1 Hour and 20 minute lunch break / Lunch for purchase

1:40 PM - 2:55 PM
Ronald Reagan and Reduced Government: The Man and the Myth

Jeffrey Engel / Southern Methodist University

Ronald Reagan's legacy lives on. Republicans remain the Party of Lincoln, but Reagan's name is most often heard at their political rallies, especially when evoking the virtues of small rather than big government. Democrats too invoke his memory, especially when praising his hallmark eloquence and optimism. There can be no doubt that a generation after he left the Oval Office, American politics remains more conservative, more idealistic, more religious and more enthralled by hard power than when he took office. This is, in large measure, the country Reagan made.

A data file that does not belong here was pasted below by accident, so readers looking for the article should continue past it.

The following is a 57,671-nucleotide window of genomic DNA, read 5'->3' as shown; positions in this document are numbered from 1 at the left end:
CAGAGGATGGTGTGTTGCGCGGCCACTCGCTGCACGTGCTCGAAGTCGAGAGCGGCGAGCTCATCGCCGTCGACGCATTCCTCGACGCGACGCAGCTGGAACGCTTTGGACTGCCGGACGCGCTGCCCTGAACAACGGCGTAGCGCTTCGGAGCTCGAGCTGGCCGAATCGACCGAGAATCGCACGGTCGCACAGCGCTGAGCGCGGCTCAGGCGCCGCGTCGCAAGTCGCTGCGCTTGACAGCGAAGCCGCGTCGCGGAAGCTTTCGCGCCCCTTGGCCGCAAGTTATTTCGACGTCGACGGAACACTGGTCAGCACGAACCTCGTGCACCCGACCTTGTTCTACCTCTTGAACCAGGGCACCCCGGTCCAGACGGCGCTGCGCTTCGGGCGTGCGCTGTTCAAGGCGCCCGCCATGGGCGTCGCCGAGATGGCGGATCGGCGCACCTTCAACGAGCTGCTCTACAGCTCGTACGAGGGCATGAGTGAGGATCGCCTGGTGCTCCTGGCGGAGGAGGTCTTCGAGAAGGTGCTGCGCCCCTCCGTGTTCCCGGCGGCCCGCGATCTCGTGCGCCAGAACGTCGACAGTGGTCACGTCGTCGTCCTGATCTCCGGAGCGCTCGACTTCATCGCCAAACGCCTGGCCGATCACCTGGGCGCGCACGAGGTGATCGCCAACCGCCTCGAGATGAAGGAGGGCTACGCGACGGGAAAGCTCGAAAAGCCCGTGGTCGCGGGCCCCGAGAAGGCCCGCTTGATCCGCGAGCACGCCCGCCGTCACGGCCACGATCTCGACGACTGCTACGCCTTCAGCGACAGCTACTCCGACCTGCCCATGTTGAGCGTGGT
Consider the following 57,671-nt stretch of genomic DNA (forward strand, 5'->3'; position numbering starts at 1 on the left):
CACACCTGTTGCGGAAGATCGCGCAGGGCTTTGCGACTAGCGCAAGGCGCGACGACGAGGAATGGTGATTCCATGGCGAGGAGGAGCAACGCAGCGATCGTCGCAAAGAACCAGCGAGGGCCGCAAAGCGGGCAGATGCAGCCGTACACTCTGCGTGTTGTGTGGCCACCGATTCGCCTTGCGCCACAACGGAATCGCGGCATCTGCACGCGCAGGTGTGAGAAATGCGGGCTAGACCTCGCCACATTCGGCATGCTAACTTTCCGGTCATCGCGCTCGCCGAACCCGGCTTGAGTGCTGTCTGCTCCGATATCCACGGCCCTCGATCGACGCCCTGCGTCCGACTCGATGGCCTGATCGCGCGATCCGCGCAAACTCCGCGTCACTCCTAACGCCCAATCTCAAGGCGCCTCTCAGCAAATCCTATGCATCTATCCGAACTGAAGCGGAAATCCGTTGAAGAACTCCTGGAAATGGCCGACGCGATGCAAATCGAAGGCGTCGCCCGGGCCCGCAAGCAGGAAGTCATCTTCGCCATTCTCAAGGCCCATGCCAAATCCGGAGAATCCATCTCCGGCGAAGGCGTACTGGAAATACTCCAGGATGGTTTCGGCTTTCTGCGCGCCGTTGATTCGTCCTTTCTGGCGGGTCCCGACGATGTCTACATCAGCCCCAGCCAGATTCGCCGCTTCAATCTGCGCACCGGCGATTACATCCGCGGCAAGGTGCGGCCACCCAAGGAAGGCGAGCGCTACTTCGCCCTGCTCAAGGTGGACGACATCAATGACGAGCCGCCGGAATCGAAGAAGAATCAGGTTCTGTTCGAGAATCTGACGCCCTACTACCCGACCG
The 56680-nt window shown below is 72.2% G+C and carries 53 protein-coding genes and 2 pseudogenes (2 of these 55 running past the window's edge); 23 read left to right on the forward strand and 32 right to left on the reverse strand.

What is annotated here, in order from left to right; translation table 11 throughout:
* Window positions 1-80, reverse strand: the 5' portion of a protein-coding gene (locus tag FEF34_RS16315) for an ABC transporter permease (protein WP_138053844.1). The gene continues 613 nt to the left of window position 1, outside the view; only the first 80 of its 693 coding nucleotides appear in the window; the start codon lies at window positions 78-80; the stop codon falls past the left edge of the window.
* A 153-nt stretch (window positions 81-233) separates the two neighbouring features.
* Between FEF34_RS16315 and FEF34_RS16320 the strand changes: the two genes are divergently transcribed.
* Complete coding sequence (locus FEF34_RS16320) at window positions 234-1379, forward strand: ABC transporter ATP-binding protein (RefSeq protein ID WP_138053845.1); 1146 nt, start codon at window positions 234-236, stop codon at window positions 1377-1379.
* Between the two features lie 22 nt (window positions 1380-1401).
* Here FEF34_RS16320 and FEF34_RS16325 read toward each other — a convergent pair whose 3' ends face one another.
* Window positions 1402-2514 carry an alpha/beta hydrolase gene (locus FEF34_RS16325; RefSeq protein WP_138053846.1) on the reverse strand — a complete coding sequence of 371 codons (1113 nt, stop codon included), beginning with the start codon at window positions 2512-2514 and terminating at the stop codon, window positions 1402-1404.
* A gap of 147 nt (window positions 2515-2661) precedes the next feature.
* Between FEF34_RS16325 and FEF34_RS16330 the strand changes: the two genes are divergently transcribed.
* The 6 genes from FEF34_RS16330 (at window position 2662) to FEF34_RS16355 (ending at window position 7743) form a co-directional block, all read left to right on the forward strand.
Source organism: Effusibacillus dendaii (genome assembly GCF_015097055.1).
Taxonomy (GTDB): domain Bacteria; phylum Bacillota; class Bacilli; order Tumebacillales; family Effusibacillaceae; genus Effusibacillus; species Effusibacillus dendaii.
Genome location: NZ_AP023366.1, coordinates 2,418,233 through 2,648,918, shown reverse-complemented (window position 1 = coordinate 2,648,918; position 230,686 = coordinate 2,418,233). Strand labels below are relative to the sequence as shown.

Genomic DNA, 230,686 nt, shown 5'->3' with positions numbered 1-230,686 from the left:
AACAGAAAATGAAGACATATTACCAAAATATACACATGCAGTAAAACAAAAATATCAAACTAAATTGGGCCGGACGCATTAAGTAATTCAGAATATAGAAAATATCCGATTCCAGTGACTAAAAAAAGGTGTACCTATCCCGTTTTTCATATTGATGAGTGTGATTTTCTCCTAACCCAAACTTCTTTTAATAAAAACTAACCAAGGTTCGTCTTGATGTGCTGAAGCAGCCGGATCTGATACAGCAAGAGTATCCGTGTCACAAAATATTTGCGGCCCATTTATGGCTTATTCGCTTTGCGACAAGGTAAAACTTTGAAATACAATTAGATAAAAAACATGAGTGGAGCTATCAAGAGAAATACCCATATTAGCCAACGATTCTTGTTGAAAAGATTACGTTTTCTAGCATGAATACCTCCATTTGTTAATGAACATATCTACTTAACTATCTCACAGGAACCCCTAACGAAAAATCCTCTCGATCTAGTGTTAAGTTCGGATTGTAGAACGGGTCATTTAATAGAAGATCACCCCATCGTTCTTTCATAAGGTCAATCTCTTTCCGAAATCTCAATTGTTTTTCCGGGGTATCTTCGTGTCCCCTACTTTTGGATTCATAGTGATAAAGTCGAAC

Yet memories of the Gipper often don't jive with his actual record in office. A self-described conservative, he oversaw a massive expansion of the federal budget, national debt, and overall size of government. An avowed opponent of tax cuts, he nonetheless signed more than a dozen while president. Unyielding in his beliefs, today's celebrants of Reagan's legacy often times cite his refusal to compromise his values, even though Reagan in his own day willingly touted the virtues of reaching across the aisle, and ultimately cut deals with Democrats, foreign despots, and even anti-American regimes and terrorists when he thought the country's best interest at stake. The Reagan we remember is not always the Reagan who governed, begging the question not only of why our national memory remains so out of step with the real facts of the past, but why this dissonance matters. Indeed, which matters more for today: Reagan the man, or Reagan the myth? The Reagan who was, or the Reagan who lives on?

Jeffrey Engel / Southern Methodist University